In 2010, some 170,000 U.S. men were diagnosed with prostate cancer. The treatment they received varied widely across practice settings, geographic areas, and patient race/ethnicity and socioeconomic status. The variation cannot be explained by patient preferences but rather may be related to physicians’ relationships with other physicians.
Researchers used Medicare claims data to examine patterns of prostate cancer treatment in 4,520 elderly patients in three cities and mapped the relationships of their doctors. They included the following doctors in their network construction: diagnosing urologist, majority urologist (billed most claims in the nine months after diagnosis), primary care provider, plurality provider (other specialist) and radiation oncologist. The researchers hypothesized that practice style and treatment modalities would be similar among doctors in subgroups that share patients.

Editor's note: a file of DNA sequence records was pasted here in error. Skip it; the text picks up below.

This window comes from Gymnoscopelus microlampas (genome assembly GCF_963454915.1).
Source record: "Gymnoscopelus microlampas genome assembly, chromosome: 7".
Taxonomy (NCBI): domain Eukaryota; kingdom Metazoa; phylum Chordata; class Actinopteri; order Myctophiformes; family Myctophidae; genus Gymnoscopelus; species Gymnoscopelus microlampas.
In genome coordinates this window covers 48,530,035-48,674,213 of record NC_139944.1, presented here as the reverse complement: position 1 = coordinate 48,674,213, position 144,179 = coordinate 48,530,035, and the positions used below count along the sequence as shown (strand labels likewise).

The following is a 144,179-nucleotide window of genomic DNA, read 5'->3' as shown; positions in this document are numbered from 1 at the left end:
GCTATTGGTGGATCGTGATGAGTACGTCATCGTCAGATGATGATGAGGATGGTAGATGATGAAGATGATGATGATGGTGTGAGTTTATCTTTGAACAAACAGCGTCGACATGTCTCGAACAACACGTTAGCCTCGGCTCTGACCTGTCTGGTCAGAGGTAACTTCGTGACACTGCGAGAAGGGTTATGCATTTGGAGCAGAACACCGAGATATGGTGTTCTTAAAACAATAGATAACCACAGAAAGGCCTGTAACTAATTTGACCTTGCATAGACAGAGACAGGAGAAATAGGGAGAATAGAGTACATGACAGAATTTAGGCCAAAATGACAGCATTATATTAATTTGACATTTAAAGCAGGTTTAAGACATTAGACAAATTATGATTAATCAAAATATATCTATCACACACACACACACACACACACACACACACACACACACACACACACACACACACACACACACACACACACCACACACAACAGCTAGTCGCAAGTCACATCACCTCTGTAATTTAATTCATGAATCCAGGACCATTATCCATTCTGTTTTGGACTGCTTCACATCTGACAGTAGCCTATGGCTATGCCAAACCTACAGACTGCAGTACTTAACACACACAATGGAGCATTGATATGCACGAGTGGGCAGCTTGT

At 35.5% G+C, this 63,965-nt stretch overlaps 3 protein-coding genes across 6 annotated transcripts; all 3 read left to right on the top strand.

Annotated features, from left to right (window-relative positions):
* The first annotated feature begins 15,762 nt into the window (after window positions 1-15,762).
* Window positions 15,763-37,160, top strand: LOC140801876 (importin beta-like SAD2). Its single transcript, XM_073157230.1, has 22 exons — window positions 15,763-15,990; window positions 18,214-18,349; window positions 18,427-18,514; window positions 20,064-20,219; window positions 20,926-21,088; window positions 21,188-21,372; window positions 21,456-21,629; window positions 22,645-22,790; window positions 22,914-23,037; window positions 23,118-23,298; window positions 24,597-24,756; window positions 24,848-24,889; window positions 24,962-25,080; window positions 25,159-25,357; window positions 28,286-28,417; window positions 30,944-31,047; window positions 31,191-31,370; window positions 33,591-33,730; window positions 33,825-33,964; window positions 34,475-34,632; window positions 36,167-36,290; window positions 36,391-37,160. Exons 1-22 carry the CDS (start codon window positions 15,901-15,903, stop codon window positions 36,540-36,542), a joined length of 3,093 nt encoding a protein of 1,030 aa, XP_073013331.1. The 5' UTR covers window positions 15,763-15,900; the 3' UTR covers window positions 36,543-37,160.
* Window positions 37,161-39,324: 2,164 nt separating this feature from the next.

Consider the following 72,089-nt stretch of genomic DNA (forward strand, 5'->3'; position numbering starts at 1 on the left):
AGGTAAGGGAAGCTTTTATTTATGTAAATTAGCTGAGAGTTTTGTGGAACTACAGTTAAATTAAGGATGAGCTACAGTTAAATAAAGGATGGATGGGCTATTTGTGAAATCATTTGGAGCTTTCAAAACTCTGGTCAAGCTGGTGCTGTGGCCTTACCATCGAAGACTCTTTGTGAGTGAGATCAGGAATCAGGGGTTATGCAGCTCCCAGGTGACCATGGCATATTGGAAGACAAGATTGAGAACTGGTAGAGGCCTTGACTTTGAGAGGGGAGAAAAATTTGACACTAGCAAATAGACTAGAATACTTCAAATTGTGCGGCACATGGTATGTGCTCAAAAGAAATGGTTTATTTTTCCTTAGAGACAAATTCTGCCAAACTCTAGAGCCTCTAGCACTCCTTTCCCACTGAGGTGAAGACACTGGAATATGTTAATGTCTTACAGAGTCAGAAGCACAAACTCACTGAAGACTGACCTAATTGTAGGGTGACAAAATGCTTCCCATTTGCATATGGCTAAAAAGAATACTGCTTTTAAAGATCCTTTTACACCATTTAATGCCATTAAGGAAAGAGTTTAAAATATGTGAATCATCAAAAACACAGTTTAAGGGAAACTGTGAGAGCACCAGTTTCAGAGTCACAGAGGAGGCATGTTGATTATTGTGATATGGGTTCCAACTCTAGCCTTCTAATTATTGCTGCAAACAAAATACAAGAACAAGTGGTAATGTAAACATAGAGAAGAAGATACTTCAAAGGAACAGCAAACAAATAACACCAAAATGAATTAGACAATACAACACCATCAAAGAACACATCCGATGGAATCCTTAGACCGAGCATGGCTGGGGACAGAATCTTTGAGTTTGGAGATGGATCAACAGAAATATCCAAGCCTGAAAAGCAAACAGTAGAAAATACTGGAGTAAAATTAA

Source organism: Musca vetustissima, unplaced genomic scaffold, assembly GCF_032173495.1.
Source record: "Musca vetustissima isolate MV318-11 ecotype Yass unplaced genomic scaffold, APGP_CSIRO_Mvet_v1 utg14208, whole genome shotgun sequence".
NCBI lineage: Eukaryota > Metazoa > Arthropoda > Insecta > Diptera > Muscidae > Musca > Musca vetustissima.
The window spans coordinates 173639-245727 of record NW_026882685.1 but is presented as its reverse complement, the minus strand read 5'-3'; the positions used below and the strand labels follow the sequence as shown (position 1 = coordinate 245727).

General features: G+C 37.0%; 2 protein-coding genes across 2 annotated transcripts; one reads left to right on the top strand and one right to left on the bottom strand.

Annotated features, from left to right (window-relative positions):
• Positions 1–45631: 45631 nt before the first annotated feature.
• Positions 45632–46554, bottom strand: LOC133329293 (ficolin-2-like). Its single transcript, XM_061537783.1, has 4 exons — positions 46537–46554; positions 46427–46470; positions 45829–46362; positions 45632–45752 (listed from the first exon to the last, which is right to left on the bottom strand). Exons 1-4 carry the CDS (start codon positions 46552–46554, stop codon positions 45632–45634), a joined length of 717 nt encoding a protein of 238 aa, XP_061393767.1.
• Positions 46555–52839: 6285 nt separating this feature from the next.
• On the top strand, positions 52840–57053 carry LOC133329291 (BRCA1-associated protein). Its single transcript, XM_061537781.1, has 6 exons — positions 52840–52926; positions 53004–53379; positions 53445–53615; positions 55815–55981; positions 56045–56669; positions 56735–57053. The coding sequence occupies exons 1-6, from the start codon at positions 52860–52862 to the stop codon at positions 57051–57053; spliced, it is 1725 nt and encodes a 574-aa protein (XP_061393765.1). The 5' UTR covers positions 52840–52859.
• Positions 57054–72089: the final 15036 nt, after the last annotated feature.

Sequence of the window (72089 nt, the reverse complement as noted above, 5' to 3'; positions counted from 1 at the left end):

The cities varied in overall rates of prostatectomy from 8.6 percent to 25.3 percent. Subgroups varied in prostatectomy rates from 14.1 percent to 47.1 percent in one city. In each city, the vast majority of urologists were solo practitioners.
The researchers concluded that variations in care for men with prostate cancer may be related to the doctor that a man sees and how that doctor is connected to other doctors, both formally and informally.